In the 1820s and 30s, Englishman Charles Babbage invented the forerunner to the modern computer. He called it The Difference Engine – a mechanical system for doing complex calculations that, had it been completed, could have put the British Empire permanently ahead of all its national competitors in science, technology, military, and power.
Unfortunately, the Difference Engine was so far ahead of its time that very few supported it. As a result, it was only partially built, never implemented, and left the doors wide open for Britain’s competitors to move in and take power.
There are many difference engines in the HVAC universe today. One of them is the high-performance approach to HVAC contracting, which calls for including ventilation as part of the overall system.
As such, this science-based method is very different from how most of the HVAC Industry approaches business. Most contractors today focus only on the equipment. But comfort, energy efficiency, and safety involve much more than that.
This difference engine opens the door to many opportunities for contractors. It can set them apart from everyone else in their marketplace.
What High-Performance Contractors Are Saying
Last month High-Performance HVAC Today magazine surveyed its 15,000 readers. We wanted to find out how this service and installation delivery method impacts their business. Here are some things they told us. First, of the respondents, 86% are HVAC contractors. Furthermore, 70% spend time and money training their installation and service technicians how to test, measure, and diagnose system issues.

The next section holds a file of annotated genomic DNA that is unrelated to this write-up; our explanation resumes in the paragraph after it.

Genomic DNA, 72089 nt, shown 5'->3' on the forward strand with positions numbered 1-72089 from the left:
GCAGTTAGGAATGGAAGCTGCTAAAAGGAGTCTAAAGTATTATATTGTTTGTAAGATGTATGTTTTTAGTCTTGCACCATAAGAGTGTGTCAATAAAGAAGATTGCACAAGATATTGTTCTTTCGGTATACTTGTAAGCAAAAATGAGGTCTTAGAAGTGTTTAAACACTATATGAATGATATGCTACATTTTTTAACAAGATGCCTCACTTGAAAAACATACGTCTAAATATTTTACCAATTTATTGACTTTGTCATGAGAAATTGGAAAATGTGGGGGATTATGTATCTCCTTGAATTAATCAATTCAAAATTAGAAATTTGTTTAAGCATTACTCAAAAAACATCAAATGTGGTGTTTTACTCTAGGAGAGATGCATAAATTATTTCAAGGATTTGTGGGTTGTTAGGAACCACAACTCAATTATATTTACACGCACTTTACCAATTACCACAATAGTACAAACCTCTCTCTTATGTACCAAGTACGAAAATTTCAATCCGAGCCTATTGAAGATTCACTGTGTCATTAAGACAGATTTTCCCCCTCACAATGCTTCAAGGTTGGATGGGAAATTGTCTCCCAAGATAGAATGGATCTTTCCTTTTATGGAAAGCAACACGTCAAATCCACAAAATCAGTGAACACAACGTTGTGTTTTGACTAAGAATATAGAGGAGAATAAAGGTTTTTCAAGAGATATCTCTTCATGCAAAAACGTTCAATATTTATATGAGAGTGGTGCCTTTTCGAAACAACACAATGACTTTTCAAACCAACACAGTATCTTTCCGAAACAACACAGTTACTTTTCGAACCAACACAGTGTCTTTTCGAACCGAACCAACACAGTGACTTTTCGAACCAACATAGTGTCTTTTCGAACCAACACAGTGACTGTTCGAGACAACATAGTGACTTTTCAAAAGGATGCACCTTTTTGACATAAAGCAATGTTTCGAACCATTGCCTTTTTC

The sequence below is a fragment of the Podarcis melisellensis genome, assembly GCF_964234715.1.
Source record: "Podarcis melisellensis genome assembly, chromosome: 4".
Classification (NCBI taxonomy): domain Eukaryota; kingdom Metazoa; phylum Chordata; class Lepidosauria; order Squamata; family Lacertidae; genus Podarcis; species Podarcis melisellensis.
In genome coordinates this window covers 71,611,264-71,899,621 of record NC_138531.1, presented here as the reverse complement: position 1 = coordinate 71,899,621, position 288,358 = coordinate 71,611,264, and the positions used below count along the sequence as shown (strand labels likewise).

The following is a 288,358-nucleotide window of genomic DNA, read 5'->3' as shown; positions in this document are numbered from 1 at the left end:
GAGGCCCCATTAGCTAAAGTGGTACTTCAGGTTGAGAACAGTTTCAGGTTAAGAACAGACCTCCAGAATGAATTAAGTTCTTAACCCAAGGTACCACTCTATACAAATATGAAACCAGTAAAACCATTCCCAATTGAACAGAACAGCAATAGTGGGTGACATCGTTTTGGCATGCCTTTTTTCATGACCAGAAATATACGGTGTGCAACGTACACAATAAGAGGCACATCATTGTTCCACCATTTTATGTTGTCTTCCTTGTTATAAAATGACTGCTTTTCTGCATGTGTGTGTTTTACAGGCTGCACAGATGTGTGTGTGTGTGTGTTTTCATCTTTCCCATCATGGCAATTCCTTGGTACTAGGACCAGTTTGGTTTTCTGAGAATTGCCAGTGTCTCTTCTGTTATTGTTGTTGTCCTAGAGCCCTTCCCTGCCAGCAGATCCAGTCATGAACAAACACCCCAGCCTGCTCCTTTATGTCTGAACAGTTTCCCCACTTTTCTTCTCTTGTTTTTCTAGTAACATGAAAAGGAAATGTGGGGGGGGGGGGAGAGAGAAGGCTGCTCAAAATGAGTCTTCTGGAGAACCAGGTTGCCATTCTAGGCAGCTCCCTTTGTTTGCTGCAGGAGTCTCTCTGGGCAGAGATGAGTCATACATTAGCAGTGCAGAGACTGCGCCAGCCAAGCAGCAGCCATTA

In fact, over the past two years, 47% of the respondents say they have sent from half to all of their field technicians to High-Performance HVAC training taught by National Comfort Institute (NCI). Based on that training, many have implemented testing and measuring into everything they do. This implementation means performing static pressure measurements and tests (63% of them). It also means they do temperature measurements and tests (53.3%) on every call.
From a safety standpoint, 43.3 % of the respondents say they also conduct carbon monoxide testing on every call.
They capture the results of their testing measuring in various ways, with 76.6% of them using paper forms. But the digital age is upon us. A growing number of contractors are using mobile apps to record the data. They also use it to help educate customers so they can make the right buying decisions.
Among the app tools they use:
- 13.3% use NCI’s AirMaxx™ or AirMaxx Lite™ mobile app
- 36.7% use other digital means.
Among the apps most often mentioned by respondents are Fieldpiece Job Link® and iManifold®. Respondents also say they use spreadsheets, in-house proprietary software, Aptora® Mobile and Measure Quick apps, and others.
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